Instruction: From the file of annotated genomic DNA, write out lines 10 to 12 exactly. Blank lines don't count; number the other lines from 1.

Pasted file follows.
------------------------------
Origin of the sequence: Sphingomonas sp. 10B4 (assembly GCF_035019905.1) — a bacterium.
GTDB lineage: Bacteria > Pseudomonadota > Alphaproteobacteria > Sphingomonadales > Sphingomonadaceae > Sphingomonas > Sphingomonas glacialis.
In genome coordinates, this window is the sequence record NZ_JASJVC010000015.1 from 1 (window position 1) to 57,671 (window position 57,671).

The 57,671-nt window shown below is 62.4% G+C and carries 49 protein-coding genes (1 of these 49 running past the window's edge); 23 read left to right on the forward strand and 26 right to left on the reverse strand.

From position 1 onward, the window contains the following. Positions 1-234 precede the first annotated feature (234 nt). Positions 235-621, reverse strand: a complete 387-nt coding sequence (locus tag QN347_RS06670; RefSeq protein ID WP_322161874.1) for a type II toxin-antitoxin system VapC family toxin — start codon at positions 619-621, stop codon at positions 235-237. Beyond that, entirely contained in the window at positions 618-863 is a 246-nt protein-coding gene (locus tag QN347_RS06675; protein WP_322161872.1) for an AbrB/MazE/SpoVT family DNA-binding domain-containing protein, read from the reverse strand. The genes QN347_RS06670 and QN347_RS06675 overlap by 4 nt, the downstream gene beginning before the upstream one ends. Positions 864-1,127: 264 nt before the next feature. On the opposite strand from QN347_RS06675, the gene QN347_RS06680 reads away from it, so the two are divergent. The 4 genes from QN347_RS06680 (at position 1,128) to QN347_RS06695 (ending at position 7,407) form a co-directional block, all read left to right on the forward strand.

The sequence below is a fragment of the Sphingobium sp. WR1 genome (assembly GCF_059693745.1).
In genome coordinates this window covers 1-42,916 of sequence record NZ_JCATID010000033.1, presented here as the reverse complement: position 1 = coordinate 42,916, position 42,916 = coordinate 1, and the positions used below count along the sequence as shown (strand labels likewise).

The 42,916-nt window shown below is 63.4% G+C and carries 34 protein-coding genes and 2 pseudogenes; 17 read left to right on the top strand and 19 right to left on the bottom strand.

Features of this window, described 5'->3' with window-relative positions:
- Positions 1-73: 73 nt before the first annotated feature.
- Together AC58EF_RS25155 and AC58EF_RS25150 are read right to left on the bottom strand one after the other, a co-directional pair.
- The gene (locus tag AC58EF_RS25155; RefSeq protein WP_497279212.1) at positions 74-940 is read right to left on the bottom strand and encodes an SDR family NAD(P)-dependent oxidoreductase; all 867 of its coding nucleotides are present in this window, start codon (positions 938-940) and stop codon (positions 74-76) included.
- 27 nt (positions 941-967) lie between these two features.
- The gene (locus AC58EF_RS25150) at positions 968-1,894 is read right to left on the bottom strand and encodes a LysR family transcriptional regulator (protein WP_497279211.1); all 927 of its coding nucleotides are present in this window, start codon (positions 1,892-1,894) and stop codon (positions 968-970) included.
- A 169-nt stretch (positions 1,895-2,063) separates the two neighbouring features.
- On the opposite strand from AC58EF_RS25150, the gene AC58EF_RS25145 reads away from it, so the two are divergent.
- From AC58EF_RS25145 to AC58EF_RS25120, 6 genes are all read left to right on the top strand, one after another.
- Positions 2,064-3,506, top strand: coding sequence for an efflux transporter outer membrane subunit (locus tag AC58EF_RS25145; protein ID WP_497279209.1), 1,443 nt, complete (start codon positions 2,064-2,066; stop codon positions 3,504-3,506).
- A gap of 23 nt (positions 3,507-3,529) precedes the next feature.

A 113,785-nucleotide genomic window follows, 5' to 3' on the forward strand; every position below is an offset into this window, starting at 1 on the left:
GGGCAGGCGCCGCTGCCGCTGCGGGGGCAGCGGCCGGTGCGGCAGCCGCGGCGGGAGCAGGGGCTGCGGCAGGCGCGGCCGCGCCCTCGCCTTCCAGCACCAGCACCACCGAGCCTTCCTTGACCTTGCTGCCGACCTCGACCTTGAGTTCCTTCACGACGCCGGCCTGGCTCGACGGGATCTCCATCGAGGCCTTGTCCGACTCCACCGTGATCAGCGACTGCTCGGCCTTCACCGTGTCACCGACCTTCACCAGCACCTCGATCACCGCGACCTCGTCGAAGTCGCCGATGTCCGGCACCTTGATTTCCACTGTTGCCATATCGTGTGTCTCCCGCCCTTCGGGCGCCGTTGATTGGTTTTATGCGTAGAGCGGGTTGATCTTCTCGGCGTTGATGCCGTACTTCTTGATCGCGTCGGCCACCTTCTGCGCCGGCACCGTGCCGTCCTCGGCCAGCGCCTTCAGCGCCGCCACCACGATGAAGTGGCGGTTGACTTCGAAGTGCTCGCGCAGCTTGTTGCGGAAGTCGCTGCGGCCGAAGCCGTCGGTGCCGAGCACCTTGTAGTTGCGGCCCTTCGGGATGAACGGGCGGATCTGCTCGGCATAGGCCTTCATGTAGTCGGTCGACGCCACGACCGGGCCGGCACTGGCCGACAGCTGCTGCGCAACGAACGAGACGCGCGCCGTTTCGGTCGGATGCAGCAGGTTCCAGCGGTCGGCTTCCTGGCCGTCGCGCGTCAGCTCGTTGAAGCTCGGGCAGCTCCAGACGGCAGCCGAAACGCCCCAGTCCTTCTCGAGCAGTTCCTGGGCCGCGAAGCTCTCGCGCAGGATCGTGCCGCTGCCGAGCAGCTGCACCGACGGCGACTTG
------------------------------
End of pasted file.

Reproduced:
- Positions 1-73: 73 nt before the first annotated feature.
- Together AC58EF_RS25155 and AC58EF_RS25150 are read right to left on the bottom strand one after the other, a co-directional pair.
- The gene (locus tag AC58EF_RS25155; RefSeq protein WP_497279212.1) at positions 74-940 is read right to left on the bottom strand and encodes an SDR family NAD(P)-dependent oxidoreductase; all 867 of its coding nucleotides are present in this window, start codon (positions 938-940) and stop codon (positions 74-76) included.